Spring Cleaning And Decluttering

a girls sweeping while her father is cleaning the windows

by Elizabeth Hodge

Everyone wants to organize and clean their home, but finding the time and executing the process is often a different story. Just thinking about it can be overwhelming and stressful. However, the ability to focus and think is affected by the spaces around us. Numerous studies have proven that a chaotic and messy environment has a direct correlation to stress levels, which affects our overall health. It can be  difficult to focus and relax when our minds are overstimulated and distracted. Our brains tend to favor order, reducing the competition for attention and mental load.

One study by UCLA’s Center on Everyday Lives and Families (CELF) found that living in a cluttered space can create a subtle, constant sense of stress that impacts mood and self-esteem. Professional organizers often see firsthand the evidence of mental health benefits as a result of clients decluttering and cleaning their home. They typically experience less stress and anxiety, more inner peace, a boost in self-confidence, and improved health habits like more restful sleep.

a box of items to be donated
If no one in the family has used an item for over 6 months, then it probably isn’t a necessity.

Parents who want to get organized face some unique challenges. How many times have you asked your kids to clean up the mess in their bedroom or playroom, only to find them doing something else entirely? They get frustrated because we’re constantly nagging them, and we get frustrated because their rooms are never clean. Managing your children’s schedule and stuff – as well as your own – isn’t easy. Hopefully these tips can help you to tackle your situation and improve your family’s overall wellbeing.

Deep cleaning can’t be done without first decluttering. The more that you have, the more challenging it can be. To avoid getting overwhelmed, choose one room or one task at a time instead of trying to tackle everything at once. Keep your goal in mind: to simplify your environment by clearing out items that you no longer need or that no longer bring you joy and to clean up the areas where things tend to get messy and disorganized.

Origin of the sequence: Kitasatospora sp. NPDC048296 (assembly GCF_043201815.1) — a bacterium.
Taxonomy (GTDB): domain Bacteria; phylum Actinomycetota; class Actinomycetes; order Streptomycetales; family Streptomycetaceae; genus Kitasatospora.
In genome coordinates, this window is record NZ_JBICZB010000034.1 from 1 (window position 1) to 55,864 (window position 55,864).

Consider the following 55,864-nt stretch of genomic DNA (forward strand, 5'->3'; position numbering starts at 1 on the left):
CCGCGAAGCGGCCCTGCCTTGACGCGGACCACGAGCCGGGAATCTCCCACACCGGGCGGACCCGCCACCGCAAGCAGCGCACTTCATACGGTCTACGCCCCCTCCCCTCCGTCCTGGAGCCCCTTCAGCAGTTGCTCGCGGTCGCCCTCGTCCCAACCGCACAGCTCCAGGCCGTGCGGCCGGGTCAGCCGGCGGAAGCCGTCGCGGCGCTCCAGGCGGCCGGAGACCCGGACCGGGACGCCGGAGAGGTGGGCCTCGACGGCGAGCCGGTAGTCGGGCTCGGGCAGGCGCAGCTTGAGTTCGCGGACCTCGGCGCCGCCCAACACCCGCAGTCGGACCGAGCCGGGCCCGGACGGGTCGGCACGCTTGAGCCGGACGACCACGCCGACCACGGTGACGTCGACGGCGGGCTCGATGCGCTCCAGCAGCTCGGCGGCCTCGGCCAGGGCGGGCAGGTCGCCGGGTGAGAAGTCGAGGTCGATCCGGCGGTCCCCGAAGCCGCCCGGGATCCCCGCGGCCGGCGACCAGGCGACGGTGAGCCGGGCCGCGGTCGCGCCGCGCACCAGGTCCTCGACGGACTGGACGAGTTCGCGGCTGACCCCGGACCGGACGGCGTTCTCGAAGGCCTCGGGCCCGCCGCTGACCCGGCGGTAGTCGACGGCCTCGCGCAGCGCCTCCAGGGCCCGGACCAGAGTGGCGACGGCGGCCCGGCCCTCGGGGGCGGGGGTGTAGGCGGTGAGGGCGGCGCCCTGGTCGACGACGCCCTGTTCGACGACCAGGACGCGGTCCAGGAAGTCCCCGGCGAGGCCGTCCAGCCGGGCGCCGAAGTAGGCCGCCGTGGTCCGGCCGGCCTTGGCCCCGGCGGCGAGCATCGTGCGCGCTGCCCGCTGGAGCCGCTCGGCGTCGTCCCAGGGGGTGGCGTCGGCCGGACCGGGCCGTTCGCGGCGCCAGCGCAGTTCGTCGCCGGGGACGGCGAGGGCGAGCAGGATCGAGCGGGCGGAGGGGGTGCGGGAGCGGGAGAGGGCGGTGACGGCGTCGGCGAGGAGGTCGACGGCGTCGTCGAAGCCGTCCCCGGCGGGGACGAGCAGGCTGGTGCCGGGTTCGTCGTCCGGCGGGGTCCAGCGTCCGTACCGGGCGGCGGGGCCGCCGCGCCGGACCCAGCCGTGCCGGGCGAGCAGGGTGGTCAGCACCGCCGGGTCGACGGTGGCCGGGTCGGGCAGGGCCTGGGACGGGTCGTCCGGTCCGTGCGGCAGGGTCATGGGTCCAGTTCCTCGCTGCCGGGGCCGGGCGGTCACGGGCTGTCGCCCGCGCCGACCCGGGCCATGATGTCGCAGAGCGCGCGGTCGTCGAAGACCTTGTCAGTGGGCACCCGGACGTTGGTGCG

Try this popular sorting method that most experts suggest:

  1. Keep. These are items that you continue to need and use, and that bring joy to your life.
  2. Sell. These are items that you want to try and sell online or at a yard sale.
  3. Donate. Your trash could be someone else’s treasure. Give these items to individuals who could use them or donate them to a local charity.
  4. Trash. These are unwanted or unused items that are too damaged to be donated or sold immediately. Please recycle if possible.
  5. Store. If you really can’t decide what to do, box it up and put a date on it. Look at it again in six months. Store in an attic, extra closet, garage, or offsite storage facility to keep it out of the way.

Now it’s time to start cleaning. As parents and pet owners, we know how grueling this part can be. One parent should not get stuck with tackling the home’s accumulated mess. Make it easier by giving each family member a different task. Younger children might not be able to help much in this department, but they can do simple daily chores like making their bed, putting toys away, and wiping up their own spills. Setting expectations as soon as it is developmentally appropriate can help ease any arguing later on as they get older and start testing boundaries. Most toddlers will even be excited to be given small tasks once they see an adult or older sibling doing them first.

a boy carrying cleaning supplies
Teaching your children how to do various household tasks not only increases their value of self-worth, but also teaches them to be independent and responsible.